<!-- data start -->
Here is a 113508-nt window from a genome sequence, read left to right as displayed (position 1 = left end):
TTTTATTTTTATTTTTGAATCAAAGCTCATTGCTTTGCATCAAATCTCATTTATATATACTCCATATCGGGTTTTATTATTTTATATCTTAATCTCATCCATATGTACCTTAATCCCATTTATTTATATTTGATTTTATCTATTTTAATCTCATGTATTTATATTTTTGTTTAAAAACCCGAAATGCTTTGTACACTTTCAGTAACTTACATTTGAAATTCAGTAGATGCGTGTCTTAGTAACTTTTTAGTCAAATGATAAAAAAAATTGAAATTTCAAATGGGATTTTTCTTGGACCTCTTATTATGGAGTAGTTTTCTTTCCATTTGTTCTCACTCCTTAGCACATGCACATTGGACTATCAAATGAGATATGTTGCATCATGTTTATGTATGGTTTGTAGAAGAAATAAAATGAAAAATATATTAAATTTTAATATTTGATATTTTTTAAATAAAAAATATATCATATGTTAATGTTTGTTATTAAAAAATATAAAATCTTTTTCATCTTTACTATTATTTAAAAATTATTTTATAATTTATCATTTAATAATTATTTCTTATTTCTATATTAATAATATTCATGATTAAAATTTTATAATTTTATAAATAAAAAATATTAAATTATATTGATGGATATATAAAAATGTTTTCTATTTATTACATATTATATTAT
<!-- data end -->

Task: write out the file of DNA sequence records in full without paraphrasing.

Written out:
Here is a 113508-nt window from a genome sequence, read left to right as displayed (position 1 = left end):
TTTTATTTTTATTTTTGAATCAAAGCTCATTGCTTTGCATCAAATCTCATTTATATATACTCCATATCGGGTTTTATTATTTTATATCTTAATCTCATCCATATGTACCTTAATCCCATTTATTTATATTTGATTTTATCTATTTTAATCTCATGTATTTATATTTTTGTTTAAAAACCCGAAATGCTTTGTACACTTTCAGTAACTTACATTTGAAATTCAGTAGATGCGTGTCTTAGTAACTTTTTAGTCAAATGATAAAAAAAATTGAAATTTCAAATGGGATTTTTCTTGGACCTCTTATTATGGAGTAGTTTTCTTTCCATTTGTTCTCACTCCTTAGCACATGCACATTGGACTATCAAATGAGATATGTTGCATCATGTTTATGTATGGTTTGTAGAAGAAATAAAATGAAAAATATATTAAATTTTAATATTTGATATTTTTTAAATAAAAAATATATCATATGTTAATGTTTGTTATTAAAAAATATAAAATCTTTTTCATCTTTACTATTATTTAAAAATTATTTTATAATTTATCATTTAATAATTATTTCTTATTTCTATATTAATAATATTCATGATTAAAATTTTATAATTTTATAAATAAAAAATATTAAATTATATTGATGGATATATAAAAATGTTTTCTATTTATTACATATTATATTAT